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5/18/2018



Rail News: Intermodal

Canada commits federal funding for freight-rail projects in British Columbia


Canadian Transport Minister Marc Garneau
Photo – Transport Canada

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The Canadian government this week announced federal funding for several projects at the Port of Vancouver and Ashcroft Terminal in British Columbia that include freight-rail infrastructure improvements.

Yesterday, Minister of Transport Marc Garneau announced a CA$55.8 million investment for four projects led by the Vancouver Fraser Port Authority, three of which will help improve rail service, according to Transport Canada press releases.

One project calls for adding 3 miles of track at a Canadian Pacific facility near the Port of Vancouver and reconstructing Harris Road to provide four lanes that will travel beneath a CP line.

Other projects call for:
• upgrading the existing Westwood Street and Kingsway Avenue intersections at the railway corridor to separate road and rail traffic on the boundary between the cities of Coquitlam and Port Coquitlam;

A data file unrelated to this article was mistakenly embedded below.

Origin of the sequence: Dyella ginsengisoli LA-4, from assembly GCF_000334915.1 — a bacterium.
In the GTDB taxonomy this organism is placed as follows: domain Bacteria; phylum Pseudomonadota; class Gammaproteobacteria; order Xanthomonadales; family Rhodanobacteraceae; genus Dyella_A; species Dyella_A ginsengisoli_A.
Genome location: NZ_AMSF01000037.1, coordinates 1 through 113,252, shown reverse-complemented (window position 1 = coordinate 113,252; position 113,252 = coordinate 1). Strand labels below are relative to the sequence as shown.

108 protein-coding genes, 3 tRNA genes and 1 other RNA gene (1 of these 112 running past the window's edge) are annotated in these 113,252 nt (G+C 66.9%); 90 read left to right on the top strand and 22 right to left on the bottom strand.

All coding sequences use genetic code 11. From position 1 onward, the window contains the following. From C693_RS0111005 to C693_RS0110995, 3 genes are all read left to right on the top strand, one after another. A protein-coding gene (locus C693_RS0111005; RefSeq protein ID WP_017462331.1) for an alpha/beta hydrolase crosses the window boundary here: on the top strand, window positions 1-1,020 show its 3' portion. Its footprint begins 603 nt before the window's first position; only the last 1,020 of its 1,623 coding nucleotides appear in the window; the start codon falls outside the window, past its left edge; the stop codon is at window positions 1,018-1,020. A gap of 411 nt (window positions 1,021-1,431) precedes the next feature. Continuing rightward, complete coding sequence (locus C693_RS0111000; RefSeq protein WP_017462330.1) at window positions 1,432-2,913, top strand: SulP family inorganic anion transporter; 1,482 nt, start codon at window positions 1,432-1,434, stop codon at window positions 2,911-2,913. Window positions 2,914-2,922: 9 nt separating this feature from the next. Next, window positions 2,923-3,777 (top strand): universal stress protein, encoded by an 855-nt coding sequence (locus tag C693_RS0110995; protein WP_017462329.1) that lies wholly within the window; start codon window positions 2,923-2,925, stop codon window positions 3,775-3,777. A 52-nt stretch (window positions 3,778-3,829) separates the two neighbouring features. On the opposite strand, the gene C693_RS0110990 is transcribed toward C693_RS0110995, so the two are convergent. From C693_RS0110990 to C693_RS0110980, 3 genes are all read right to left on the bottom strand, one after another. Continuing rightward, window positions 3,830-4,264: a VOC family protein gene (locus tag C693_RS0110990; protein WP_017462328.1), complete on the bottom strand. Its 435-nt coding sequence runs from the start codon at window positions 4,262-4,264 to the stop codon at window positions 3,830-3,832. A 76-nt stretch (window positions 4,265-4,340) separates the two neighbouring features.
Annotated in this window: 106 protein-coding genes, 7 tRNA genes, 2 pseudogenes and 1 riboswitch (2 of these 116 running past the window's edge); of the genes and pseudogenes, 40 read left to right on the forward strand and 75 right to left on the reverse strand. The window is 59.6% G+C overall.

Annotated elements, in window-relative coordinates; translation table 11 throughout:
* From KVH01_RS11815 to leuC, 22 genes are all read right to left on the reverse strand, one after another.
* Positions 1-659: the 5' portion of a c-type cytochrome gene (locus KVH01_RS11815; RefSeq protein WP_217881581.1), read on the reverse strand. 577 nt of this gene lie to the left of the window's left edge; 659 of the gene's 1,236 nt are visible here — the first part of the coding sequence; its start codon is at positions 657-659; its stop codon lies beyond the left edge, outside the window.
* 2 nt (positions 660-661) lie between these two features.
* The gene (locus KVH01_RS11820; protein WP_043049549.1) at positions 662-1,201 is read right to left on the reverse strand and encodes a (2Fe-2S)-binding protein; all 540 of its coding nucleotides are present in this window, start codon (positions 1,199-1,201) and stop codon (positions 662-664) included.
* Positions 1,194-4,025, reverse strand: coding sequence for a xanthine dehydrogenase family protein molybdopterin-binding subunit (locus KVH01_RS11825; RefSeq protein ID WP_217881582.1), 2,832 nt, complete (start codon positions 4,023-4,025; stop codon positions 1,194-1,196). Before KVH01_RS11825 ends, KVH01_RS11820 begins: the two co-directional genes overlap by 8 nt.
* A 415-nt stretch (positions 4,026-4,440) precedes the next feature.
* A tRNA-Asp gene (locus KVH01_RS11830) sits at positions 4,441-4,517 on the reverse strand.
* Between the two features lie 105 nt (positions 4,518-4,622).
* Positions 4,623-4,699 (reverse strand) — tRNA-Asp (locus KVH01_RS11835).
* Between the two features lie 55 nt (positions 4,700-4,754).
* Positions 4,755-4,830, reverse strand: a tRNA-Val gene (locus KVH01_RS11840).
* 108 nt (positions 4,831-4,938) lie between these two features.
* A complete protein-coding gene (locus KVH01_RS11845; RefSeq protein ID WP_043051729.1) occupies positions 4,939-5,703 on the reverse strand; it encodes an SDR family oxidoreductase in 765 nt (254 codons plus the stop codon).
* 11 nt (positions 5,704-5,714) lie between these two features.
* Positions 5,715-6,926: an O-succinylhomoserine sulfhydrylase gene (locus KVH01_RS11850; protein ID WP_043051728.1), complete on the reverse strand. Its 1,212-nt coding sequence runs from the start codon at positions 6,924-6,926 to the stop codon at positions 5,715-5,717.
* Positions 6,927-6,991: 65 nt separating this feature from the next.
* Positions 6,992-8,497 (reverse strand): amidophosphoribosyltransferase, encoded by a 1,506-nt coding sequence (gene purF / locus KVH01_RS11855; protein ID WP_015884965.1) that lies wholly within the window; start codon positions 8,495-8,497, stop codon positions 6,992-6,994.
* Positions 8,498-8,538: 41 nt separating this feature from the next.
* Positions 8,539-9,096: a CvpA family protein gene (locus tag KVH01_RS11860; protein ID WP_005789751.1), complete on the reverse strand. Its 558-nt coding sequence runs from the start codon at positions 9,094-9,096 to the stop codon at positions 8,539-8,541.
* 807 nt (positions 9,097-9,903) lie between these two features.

• designing an overpass over the existing rail corridor that will allow for a 3-mile section of track to pass between two grade crossings along CP’s line; and
• improving the existing CP overpass at Mountain Highway, including lowering the roadway to provide more clearance for oversized cargo traveling under the rail bridge in North Vancouver.

Meanwhile, the Canadian government also will provide CA$9.2 million for work at the Ashcroft Terminal that would help improve rail service in and out of the facility.

In one area, a new rail link will be built from the terminal to CN's mainline. In a second area, extra track will be built to allow rail cars to be parked and assembled into longer trains to serve Canadian producers and shippers, and enhance fluidity through Canada's Pacific Gateway Corridor.

Additionally, an internal road network will be built that includes a two-way road under the CN line. The grade separation will ensure that rail and truck operations don't interfere with each other.



Contact Progressive Railroading editorial staff.

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